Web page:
The question is; do we have an innate sense of masculinity, or is it learned? It is inescapable, the gender roles pumped at us from the news, our education, the media, advertising and such. We are constantly bombarded with messages on what we need to be, and how we need to behave to be seen as conforming to our gender roles and therefore ‘fitting in’. This stays with us for our whole lives, often influencing us in ways we are unaware of at the time.

“Lady things”

As Faulkner states in his book Doing Gender in Engineering Workplace Cultures,Cultural notions of “feminine” and “masculine” behavior are shaped in part by observations about what women and men do. This kind of “gender marking” tends to discourage women or men from entering “gender-inauthentic” occupations” (Faulkner, 2009).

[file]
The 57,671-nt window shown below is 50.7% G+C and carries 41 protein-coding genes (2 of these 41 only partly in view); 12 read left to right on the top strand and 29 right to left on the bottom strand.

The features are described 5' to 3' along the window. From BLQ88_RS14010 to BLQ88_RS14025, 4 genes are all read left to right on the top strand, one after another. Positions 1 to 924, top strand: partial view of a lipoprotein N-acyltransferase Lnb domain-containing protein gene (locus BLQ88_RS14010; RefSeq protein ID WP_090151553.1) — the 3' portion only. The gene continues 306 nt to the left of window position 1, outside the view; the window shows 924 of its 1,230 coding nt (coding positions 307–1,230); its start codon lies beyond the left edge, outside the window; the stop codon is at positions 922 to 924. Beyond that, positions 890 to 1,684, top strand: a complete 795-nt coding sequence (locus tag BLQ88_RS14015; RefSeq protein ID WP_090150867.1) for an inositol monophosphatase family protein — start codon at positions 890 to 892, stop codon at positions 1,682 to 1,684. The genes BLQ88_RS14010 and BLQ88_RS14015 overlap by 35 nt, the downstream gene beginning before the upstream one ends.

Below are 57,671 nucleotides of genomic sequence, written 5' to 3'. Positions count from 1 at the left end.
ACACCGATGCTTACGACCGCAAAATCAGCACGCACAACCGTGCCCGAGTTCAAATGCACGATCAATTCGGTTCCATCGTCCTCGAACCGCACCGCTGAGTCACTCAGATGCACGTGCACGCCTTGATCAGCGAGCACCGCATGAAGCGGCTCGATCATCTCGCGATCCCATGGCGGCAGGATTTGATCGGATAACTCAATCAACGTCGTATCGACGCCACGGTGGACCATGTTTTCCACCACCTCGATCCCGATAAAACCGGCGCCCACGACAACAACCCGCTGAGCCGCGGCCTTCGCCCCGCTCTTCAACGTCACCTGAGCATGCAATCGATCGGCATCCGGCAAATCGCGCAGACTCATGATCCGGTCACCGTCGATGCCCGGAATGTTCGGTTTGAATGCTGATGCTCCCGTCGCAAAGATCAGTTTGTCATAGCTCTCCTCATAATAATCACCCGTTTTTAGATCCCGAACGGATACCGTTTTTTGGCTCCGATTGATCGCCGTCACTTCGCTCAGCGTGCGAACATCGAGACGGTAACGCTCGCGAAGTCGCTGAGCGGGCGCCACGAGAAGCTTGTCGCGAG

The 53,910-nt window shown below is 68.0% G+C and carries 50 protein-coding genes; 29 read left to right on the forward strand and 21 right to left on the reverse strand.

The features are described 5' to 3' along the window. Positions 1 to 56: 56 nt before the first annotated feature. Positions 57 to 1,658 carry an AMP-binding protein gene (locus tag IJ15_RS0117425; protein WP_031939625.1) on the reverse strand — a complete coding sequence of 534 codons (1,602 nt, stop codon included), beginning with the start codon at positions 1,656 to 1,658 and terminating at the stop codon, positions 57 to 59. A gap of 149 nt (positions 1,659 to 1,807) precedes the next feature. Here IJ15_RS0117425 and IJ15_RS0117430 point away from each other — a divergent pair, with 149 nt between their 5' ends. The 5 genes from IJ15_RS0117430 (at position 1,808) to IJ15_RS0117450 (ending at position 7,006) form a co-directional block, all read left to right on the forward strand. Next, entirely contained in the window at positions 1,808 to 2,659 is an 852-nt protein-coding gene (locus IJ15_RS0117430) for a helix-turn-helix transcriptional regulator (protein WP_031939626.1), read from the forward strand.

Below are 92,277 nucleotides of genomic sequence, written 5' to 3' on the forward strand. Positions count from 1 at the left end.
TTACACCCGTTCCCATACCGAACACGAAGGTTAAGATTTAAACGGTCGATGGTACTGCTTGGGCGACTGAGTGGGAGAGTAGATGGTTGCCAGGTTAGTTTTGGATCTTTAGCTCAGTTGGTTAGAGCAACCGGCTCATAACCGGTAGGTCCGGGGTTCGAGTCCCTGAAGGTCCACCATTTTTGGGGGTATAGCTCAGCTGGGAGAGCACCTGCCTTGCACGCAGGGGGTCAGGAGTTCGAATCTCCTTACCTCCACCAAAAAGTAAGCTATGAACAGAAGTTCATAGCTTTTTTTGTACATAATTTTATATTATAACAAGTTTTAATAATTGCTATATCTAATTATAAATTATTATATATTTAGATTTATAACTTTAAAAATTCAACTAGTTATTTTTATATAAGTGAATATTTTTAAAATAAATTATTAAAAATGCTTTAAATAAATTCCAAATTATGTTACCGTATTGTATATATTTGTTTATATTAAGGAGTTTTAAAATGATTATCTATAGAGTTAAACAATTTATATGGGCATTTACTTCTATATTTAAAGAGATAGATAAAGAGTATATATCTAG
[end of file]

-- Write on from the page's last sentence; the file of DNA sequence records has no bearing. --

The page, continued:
In the next instalment, we will be looking further at the roles of gender in society, and how this is changing with our younger generations.

Work Cited: Faulkner, W. (2009). Doing Gender in Engineering Workplace Cultures: Part II—Gender In/Authenticity and the In/Visibility Paradox. Engineering Studies, 1 (3), 169-189.

Special thanks to hin255, marin, Praisaeng and stockimages @ FreeDigitalPhotos.net for use of their photos in this blog.

© Itchy Quill and ItchyQuill.WordPress.com, 2015

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4 thoughts on “Defining Gender for an Androgynous Future I; The Expectations

  1. Pingback: Itchy Quill | Defining Gender for an Androgynous Future II: The Roles

  2. Pingback: Itchy Quill | Defining Gender for an Androgynous Future IV; Labels

  3. Pingback: Itchy Quill | Defining Gender for an Androgynous Future V; Fluidity

  4. Pingback: Itchy Quill | Why Blogger? 14 Reasons Why You Should Blog!